Germ Theory vs Terrain Theor

Posted By admin on Feb 12, 2021 |

As a biologist, I was taught and taught for many years about the Germ theory. Louis Pasteur published a paper in 1861 stating that germs are the cause of disease. Western medicine picked up on Pasteur’s Germ theory and today it is a basis of Western medicine. It is generally accepted that one gets disease from microbiota, or germs from fungi, bacteria or other pathogens, parasites and viruses (although viruses were not included in Pasteur’s original theory).  Modern medicine isolates each microbe to identify it, to see how it grows, and to find out what stops its growth. However, on his deathbed, Pasteur was said to reject his Germ theory, that Terrain is far more important.

The body has over 37 trillion cells and even more bacteria, fungi, and viruses. That means the body is made up of more microbiota and organisms than there are human cells. Considering that, then how do we define who and what we are? Are we really just humans? If so much more of the human body is made of microbiota, and bacteria and microbiota make you sick, we would be sick all the time. However, we do know there are “good” microbiota. So there must a balance between the “good and bad” microorganisms because we are not sick all the time.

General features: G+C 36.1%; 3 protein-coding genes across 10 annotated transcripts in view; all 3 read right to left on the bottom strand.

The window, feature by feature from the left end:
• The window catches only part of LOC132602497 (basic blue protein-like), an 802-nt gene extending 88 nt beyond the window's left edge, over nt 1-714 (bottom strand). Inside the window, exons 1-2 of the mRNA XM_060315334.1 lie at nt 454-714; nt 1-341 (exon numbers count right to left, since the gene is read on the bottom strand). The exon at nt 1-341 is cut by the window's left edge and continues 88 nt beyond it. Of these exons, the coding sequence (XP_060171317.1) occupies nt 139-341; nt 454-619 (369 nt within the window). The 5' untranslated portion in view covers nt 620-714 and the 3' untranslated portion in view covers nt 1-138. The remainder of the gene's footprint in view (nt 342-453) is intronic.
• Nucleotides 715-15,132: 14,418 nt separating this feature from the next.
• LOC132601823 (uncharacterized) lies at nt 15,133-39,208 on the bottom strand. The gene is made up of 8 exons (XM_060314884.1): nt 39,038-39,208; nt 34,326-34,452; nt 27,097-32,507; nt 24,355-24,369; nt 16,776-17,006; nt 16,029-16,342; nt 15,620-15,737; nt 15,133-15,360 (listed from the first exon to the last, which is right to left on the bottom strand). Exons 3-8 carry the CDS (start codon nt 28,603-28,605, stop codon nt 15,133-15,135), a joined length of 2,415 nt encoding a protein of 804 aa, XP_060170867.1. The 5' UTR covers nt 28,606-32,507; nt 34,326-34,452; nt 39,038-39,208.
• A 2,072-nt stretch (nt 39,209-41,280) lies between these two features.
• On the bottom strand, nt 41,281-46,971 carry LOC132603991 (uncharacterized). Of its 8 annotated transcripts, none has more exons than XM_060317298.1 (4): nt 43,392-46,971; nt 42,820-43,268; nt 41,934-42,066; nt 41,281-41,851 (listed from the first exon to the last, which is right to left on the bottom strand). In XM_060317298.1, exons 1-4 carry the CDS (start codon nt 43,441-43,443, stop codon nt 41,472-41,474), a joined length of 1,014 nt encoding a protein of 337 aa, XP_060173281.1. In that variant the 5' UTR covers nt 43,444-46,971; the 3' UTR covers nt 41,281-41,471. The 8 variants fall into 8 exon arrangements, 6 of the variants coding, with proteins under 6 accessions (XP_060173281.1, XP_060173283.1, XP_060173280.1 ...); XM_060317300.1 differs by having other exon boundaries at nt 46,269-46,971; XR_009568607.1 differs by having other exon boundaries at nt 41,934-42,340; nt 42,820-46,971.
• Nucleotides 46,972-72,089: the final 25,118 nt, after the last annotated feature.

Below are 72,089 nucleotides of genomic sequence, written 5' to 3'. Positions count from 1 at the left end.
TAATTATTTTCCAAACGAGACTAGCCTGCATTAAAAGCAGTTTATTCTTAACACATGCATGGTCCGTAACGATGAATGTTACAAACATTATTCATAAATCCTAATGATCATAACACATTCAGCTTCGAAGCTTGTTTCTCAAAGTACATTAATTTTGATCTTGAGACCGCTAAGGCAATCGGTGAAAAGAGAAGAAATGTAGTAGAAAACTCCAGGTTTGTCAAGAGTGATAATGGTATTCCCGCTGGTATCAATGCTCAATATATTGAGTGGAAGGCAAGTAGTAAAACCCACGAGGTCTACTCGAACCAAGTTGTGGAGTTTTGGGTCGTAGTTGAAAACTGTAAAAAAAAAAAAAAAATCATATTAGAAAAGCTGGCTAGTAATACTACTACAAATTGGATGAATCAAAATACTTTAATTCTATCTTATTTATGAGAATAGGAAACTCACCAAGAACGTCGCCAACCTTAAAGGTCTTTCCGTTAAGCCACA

The Terrain theory says that when the whole body is balanced and in a state of homeostasis or equilibrium, the immune system is able to fight off pathogens—or the “bad” microbes that make us sick. The Terrain theory looks at the body’s ecology as a whole. When the body is out of balance or in a state of disease, the body is weakened and pathogens can enter and flourish, allowing an overgrowth of any microbe. The overgrowth results in symptoms that arise while the body is trying to get back into balance, and these symptoms collectively are considered a disease.

When the body is healthy and the vital force is strong, homeostasis is maintained. When the body terrain is healthy, you most likely experience good health! How do we keep this terrain balanced? Easy! We keep the body strong by ensuring we eat, live, and think well. To keep the body healthy we need access to clean water, clean and real food and nutrition, to avoid toxins and electromagnetic radiation, and to have access to fresh, clean air and light.